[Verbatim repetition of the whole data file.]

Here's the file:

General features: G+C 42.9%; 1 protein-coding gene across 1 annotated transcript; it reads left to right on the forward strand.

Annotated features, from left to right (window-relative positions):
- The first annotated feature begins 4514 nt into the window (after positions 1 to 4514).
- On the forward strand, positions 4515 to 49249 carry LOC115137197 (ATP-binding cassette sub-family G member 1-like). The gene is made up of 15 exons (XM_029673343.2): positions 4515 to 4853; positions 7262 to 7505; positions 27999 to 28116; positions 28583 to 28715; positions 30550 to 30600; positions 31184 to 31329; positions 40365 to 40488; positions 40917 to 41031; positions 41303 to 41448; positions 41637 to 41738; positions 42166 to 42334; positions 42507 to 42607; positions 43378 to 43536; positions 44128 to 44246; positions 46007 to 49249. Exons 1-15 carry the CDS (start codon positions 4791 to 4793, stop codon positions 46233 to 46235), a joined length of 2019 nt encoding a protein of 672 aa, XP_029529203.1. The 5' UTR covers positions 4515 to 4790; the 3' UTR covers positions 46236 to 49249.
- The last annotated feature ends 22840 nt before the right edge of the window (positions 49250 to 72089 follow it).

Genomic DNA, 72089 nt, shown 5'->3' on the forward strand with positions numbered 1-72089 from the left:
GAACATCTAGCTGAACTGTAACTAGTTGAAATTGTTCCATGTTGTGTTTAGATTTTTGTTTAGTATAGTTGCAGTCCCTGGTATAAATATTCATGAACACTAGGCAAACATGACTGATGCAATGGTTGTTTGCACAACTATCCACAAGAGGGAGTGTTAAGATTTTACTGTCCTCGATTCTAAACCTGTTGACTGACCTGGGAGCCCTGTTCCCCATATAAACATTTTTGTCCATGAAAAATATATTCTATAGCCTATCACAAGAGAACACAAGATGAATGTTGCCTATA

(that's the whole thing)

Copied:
General features: G+C 42.9%; 1 protein-coding gene across 1 annotated transcript; it reads left to right on the forward strand.

Annotated features, from left to right (window-relative positions):
- The first annotated feature begins 4514 nt into the window (after positions 1 to 4514).
- On the forward strand, positions 4515 to 49249 carry LOC115137197 (ATP-binding cassette sub-family G member 1-like). The gene is made up of 15 exons (XM_029673343.2): positions 4515 to 4853; positions 7262 to 7505; positions 27999 to 28116; positions 28583 to 28715; positions 30550 to 30600; positions 31184 to 31329; positions 40365 to 40488; positions 40917 to 41031; positions 41303 to 41448; positions 41637 to 41738; positions 42166 to 42334; positions 42507 to 42607; positions 43378 to 43536; positions 44128 to 44246; positions 46007 to 49249. Exons 1-15 carry the CDS (start codon positions 4791 to 4793, stop codon positions 46233 to 46235), a joined length of 2019 nt encoding a protein of 672 aa, XP_029529203.1. The 5' UTR covers positions 4515 to 4790; the 3' UTR covers positions 46236 to 49249.
- The last annotated feature ends 22840 nt before the right edge of the window (positions 49250 to 72089 follow it).

Genomic DNA, 72089 nt, shown 5'->3' on the forward strand with positions numbered 1-72089 from the left:
GAACATCTAGCTGAACTGTAACTAGTTGAAATTGTTCCATGTTGTGTTTAGATTTTTGTTTAGTATAGTTGCAGTCCCTGGTATAAATATTCATGAACACTAGGCAAACATGACTGATGCAATGGTTGTTTGCACAACTATCCACAAGAGGGAGTGTTAAGATTTTACTGTCCTCGATTCTAAACCTGTTGACTGACCTGGGAGCCCTGTTCCCCATATAAACATTTTTGTCCATGAAAAATATATTCTATAGCCTATCACAAGAGAACACAAGATGAATGTTGCCTATA